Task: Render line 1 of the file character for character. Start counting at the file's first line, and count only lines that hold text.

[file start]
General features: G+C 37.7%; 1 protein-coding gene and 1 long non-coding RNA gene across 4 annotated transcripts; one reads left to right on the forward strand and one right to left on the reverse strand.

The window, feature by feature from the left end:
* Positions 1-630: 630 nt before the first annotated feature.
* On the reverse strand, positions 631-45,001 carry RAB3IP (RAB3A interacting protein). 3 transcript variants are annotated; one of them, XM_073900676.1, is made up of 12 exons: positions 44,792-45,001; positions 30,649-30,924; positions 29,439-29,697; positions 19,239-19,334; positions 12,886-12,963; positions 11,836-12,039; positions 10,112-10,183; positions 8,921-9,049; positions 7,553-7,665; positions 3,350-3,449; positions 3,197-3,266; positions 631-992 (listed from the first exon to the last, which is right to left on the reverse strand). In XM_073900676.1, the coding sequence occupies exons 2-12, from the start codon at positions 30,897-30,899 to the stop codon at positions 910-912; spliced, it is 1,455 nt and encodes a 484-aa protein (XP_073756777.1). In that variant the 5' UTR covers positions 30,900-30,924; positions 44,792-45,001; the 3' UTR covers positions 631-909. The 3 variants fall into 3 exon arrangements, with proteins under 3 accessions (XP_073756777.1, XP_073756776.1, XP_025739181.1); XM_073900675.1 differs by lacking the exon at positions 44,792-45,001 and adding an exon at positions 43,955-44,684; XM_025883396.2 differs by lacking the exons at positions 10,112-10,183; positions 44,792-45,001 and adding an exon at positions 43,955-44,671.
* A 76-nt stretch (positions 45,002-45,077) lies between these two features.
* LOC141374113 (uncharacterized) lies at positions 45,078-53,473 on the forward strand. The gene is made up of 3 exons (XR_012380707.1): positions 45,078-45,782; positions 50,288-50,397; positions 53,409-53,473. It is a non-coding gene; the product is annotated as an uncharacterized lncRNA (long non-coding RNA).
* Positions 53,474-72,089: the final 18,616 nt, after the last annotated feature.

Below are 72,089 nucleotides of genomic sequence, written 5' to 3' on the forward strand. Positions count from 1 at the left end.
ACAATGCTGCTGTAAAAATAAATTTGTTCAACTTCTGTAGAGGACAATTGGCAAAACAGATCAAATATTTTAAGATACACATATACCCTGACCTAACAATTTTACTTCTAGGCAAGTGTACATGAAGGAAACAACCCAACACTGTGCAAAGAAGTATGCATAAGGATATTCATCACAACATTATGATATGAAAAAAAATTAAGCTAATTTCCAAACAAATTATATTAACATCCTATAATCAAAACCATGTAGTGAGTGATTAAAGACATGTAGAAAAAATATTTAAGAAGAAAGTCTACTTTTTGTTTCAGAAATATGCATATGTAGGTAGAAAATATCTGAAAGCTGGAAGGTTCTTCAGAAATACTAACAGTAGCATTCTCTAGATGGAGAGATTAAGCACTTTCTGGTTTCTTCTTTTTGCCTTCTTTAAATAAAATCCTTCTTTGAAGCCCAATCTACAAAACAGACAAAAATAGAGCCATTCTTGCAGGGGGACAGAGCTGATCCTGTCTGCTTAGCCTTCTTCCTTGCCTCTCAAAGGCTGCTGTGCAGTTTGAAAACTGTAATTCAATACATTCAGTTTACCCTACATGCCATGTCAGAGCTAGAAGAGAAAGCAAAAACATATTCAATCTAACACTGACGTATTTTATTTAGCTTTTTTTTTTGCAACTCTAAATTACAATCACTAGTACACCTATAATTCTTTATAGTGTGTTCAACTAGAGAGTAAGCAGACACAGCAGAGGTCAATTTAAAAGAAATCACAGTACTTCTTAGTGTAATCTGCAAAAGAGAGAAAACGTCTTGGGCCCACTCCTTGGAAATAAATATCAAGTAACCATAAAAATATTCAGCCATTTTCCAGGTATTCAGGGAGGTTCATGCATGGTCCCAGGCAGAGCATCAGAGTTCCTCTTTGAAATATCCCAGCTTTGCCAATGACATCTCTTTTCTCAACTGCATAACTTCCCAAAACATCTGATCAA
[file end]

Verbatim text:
General features: G+C 37.7%; 1 protein-coding gene and 1 long non-coding RNA gene across 4 annotated transcripts; one reads left to right on the forward strand and one right to left on the reverse strand.